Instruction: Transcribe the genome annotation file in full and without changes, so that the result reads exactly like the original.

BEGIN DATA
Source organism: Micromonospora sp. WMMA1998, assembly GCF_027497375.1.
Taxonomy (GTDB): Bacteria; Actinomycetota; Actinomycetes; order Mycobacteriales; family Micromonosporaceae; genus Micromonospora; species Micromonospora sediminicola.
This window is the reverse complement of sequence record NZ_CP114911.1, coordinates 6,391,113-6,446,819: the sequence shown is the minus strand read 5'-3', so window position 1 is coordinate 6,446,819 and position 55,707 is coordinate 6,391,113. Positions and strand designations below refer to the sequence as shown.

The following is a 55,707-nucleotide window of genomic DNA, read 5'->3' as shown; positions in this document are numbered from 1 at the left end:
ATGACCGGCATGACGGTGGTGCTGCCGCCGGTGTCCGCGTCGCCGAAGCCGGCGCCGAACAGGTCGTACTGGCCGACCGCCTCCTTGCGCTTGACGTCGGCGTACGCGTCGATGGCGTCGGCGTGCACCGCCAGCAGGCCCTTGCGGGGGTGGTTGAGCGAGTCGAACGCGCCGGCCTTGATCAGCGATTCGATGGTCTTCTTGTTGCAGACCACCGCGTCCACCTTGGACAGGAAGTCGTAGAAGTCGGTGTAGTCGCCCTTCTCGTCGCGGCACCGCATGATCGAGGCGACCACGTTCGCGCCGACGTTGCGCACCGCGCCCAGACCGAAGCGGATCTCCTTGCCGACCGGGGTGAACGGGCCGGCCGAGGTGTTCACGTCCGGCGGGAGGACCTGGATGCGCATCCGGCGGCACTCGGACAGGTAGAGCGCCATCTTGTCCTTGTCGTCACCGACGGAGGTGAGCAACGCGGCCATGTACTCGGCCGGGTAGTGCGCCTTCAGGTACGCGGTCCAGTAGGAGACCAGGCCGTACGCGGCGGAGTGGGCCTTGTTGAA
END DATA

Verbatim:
Source organism: Micromonospora sp. WMMA1998, assembly GCF_027497375.1.
Taxonomy (GTDB): Bacteria; Actinomycetota; Actinomycetes; order Mycobacteriales; family Micromonosporaceae; genus Micromonospora; species Micromonospora sediminicola.
This window is the reverse complement of sequence record NZ_CP114911.1, coordinates 6,391,113-6,446,819: the sequence shown is the minus strand read 5'-3', so window position 1 is coordinate 6,446,819 and position 55,707 is coordinate 6,391,113. Positions and strand designations below refer to the sequence as shown.

The following is a 55,707-nucleotide window of genomic DNA, read 5'->3' as shown; positions in this document are numbered from 1 at the left end:
ATGACCGGCATGACGGTGGTGCTGCCGCCGGTGTCCGCGTCGCCGAAGCCGGCGCCGAACAGGTCGTACTGGCCGACCGCCTCCTTGCGCTTGACGTCGGCGTACGCGTCGATGGCGTCGGCGTGCACCGCCAGCAGGCCCTTGCGGGGGTGGTTGAGCGAGTCGAACGCGCCGGCCTTGATCAGCGATTCGATGGTCTTCTTGTTGCAGACCACCGCGTCCACCTTGGACAGGAAGTCGTAGAAGTCGGTGTAGTCGCCCTTCTCGTCGCGGCACCGCATGATCGAGGCGACCACGTTCGCGCCGACGTTGCGCACCGCGCCCAGACCGAAGCGGATCTCCTTGCCGACCGGGGTGAACGGGCCGGCCGAGGTGTTCACGTCCGGCGGGAGGACCTGGATGCGCATCCGGCGGCACTCGGACAGGTAGAGCGCCATCTTGTCCTTGTCGTCACCGACGGAGGTGAGCAACGCGGCCATGTACTCGGCCGGGTAGTGCGCCTTCAGGTACGCGGTCCAGTAGGAGACCAGGCCGTACGCGGCGGAGTGGGCCTTGTTGAA